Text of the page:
Monday, April 8, 2013

The Liver in Traditional Chinese

In Traditional Chinese Medicine, the Spring season is associated with the Liver and its paired organ the Gallbladder. Natural medicine systems from both east & west concur that Spring is an important time to attend to the health of the liver. To better understand what this really means, let's take a look at the roles that the Liver and Gallbladder play in the human body, according to Chinese medicine.

(Note: The names of organs are often capitalized in western-language discussions of Traditional Chinese Medicine, i.e. Liver, Gallbladder. This is because the "organ"-name in Chinese medicine does not directly equal the anatomical organ, but rather a "system" or set of essential physiological, mental and emotional functions and qualities associated with that organ.)

First, to highlight some remarkable facts about the liver  from a western biomedical perspective:

Weighing about four pounds, the liver is our second largest organ (the skin is the largest). Not only is it big -- it's also BUSY, delivering a multitude of essential functions.

Among its contributions, the liver metabolizes food, stores vitamins and minerals, makes and breaks down hormones, controls blood sugar levels, synthesizes and regulates cholesterol, contributes to the immune system, generates bile, and detoxifies our blood.

Every day the liver:
  • manufactures 13,000 different chemicals
  • manages 2000 internal enzyme systems
  • filters 100 gallons of blood, and
  • produces 1 quart of bile.
The detoxification functions of the liver protect us from the damaging effects of the many toxic compounds we are exposed to every day. Some of these compounds are the natural by-products of our metabolic processes. Others come from processed foods, disease processes in our body, alcohol, medications, chemical pollutants, etc. 

Stress, toxins and lifestyle factors take their toll on the liver, with liver cells losing structural and functional integrity over time. (Extreme examples are fatty liver disease often, associated with diabetes and obesity, and cirrhosis associated with hepatitis viruses.) At the same time, the liver is resilient. Even after 70% of its mass has been destroyed or removed, the organ can still function, albeit with decreased effectiveness. If the conditions that caused the destruction have been removed or corrected, the liver can usually bounce back. (Source.) This motivates us to care for our livers by means of diet, lifestyle choices, and holistic medicine. As mentioned above, Spring is a great time to do that.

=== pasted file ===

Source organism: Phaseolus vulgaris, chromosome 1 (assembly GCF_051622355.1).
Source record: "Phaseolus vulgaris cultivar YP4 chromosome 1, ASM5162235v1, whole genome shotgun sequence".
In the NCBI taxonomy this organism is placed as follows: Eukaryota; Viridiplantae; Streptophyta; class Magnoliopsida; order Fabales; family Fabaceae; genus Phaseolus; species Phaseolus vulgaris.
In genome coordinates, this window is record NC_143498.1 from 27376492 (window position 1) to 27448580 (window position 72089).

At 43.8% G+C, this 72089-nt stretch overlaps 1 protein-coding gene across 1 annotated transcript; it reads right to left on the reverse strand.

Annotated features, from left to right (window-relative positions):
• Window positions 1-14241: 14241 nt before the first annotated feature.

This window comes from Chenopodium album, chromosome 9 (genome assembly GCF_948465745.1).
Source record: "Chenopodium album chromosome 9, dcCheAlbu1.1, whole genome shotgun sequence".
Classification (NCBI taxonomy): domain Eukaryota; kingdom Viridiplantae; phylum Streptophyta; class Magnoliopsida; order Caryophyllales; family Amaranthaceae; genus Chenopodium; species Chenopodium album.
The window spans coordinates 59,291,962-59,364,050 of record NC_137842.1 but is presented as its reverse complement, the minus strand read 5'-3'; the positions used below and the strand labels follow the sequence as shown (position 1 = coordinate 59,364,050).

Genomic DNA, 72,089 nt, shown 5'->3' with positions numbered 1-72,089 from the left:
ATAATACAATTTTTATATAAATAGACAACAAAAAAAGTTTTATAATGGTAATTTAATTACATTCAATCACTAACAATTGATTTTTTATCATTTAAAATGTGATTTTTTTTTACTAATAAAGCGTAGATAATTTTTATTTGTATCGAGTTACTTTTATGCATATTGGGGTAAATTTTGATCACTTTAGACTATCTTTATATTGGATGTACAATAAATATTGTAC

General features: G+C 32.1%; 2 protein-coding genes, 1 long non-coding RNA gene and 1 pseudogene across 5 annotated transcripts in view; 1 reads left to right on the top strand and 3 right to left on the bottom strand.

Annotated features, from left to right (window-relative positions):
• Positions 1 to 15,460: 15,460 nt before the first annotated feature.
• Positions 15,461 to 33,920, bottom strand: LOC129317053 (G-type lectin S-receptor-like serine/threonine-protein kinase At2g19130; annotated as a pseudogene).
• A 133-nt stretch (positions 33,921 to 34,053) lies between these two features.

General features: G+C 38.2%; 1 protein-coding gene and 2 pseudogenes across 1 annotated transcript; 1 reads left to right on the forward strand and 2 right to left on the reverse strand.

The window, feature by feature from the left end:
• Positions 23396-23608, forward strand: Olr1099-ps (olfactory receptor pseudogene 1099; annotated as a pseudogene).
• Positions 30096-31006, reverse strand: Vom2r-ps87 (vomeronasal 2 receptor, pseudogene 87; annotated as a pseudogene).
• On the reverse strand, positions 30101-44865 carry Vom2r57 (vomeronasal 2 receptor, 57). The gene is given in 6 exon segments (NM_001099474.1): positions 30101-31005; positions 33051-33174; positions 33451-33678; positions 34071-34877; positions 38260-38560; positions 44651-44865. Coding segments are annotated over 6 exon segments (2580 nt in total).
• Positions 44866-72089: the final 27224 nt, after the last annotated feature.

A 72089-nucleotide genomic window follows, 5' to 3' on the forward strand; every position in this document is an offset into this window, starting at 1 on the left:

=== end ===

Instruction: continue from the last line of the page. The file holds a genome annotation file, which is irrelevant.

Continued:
Now, let's turn our attention to the
Traditional Chinese Medicine (TCM) 
perspective on the Liver:

The Liver's primary responsibility, in TCM theory, is to maintain a smooth flow of energy throughout the body.

Nutritionist Paul Pitchford writes,

"Traditional Chinese Physiology tells us that the healthy liver establishes a smooth and soothing flow of energy through the whole system, in both body and mind. When the liver is harmonious, there is never stress or tension. People with vital livers are calm; they also have unerring judgement and can be naturally effective as leaders and decision-makers."

Indeed, the Liver is poetically associated with qualities like courage, ambition, decision-making and strategic leadership. At the same time, the Liver is thought to be a moody organ. Of all the body's systems, the Liver system is the most easily injured by the demands and stresses of modern life, environmental toxins, excessive computer work and screen-time, etc. When affected by stress or emotional excess, the Liver is prone to become congested and the flow of energy through the body stagnant. Liver is also prone to becoming deficient of Blood, particularly due to poor nutrient intake or lack of sleep. These two patterns, Liver congestion-Qi stagnation and Liver Blood vacuity are at the root of many prevalent chronic diseases.

When your acupuncturist suspects Liver imbalance at the root of your symptoms, he/she will look for confirming signs (related to Liver and Gallbladder organ and meridian pathologies):

  • digestive troubles
  • sleep problems
  • headaches
  • dry/red eyes or blurry vision
  • allergies
  • irritability, depression, anger
  • moods swings
  • tinnitus, ear infections
  • PMS, menstrual cramps
  • neck and shoulder pain/ TMJ
  • pain or discomfort in the area of the ribs
  • tendon/ligament injuries, muscle spasms or cramps